Your Story Boils Down To One Joke

comedy writing, drama, jokes, novels, pilots, screenwriting, T.V. writing

Your story is one joke. Even if it lasts 10 seasons. It’s one joke. At least — it should be if your Prius is running on all fuel cells. Whether you’re writing comedy or drama, your entire premise boils down to “. . . but the joke’s on them.” Where “them” = your main characters.

The joke isn’t necessarily funny. But it has that thing that all jokes share: surprise. We start in one world, and we wind up in another, with the old world blown up in our face. That’s what a joke is. When it’s short and tight and sharp, it’s funny. When it depends on context and character, it’s dramatic irony.

Dramatic irony is what happens when we know more than the characters do — because we know them better than they know themselves. Because we perceive something in the situation they don’t. Because we’ve picked up clues they’ve missed. So the joke is on them: they strive, struggle, blithely unaware of what’s about to happen. And we enjoy it. Because when we know more than they do, tension builds as we watch them struggle to find out what we know — because the joke’s on them. And we win. We’re in the superior position.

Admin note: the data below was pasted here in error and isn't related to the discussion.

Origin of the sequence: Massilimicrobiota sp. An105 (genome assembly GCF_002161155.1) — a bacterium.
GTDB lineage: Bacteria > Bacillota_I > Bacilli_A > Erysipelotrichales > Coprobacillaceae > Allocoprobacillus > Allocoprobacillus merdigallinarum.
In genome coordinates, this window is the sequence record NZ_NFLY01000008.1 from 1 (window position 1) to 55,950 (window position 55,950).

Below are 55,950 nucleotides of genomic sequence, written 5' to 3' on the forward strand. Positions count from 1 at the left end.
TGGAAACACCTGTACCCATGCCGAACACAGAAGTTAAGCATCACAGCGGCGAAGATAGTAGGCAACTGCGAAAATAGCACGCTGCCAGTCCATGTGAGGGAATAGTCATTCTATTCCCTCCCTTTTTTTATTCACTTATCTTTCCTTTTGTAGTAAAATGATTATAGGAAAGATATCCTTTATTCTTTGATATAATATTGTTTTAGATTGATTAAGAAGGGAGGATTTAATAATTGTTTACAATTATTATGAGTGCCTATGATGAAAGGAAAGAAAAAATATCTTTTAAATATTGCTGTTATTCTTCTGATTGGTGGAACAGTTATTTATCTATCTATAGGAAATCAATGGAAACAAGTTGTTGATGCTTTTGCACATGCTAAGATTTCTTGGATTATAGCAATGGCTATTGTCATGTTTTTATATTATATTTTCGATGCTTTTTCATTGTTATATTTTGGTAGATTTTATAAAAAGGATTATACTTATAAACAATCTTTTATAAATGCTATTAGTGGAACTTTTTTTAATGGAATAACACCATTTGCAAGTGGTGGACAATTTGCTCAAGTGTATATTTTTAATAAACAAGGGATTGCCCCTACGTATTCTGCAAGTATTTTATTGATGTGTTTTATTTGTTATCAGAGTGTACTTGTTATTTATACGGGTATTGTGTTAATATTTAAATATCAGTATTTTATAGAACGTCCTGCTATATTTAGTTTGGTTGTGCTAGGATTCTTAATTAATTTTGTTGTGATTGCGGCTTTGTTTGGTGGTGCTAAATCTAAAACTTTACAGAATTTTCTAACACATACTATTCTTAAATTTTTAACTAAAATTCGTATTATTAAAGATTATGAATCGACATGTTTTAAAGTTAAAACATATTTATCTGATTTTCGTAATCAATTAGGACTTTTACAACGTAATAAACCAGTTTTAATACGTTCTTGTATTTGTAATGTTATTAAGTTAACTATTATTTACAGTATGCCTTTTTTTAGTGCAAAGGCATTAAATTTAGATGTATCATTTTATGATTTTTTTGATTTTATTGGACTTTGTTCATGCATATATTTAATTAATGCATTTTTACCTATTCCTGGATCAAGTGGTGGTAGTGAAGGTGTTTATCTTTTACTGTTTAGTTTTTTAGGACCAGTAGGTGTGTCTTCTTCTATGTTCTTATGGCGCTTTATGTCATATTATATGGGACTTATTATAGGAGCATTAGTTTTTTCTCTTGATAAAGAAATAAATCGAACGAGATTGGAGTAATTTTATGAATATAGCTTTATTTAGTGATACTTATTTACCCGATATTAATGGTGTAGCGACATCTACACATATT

Dramatic irony happens when a character doesn’t know he’s in a joke, and he’s surprised by the punchline.

Dramatic irony is the joke your character finds least funny right now. Because we want them to suffer. Because that’s what we find funny — or alarming — or affecting — or profound.

Your character may run into variations of the same joke over and over, or she may live out the consequences of the joke slowly over the course of the story. The joke must be clear, and your entire story must boil down to this one joke. To test this, see if you can answer “how is the joke on them?” about your story. Here are some examples:

People survive a plane crash only to fight for their lives against mysterious Others who force them to confront their past lives. (LOST) (joke’s on them.)

A boss loves his office like family but taints everything in it with his incompetence. (THE OFFICE) (joke’s on him — and the other people in his office.)

Humans create a race of machines who now want to destroy them. (BATTLESTAR GALACTICA) (joke’s on them.)

These are TV examples, but it works for all stories.

Distill your story to its essential joke — ask how is this situation a joke on them? — and then repeat that same joke on a larger and larger scale, with greater consequences, until you reach your conclusion or 100th episode. Here’s my post on how to tell a joke.

Telling jokes keeps you tight and light on your feet. And it’s fun. Try it.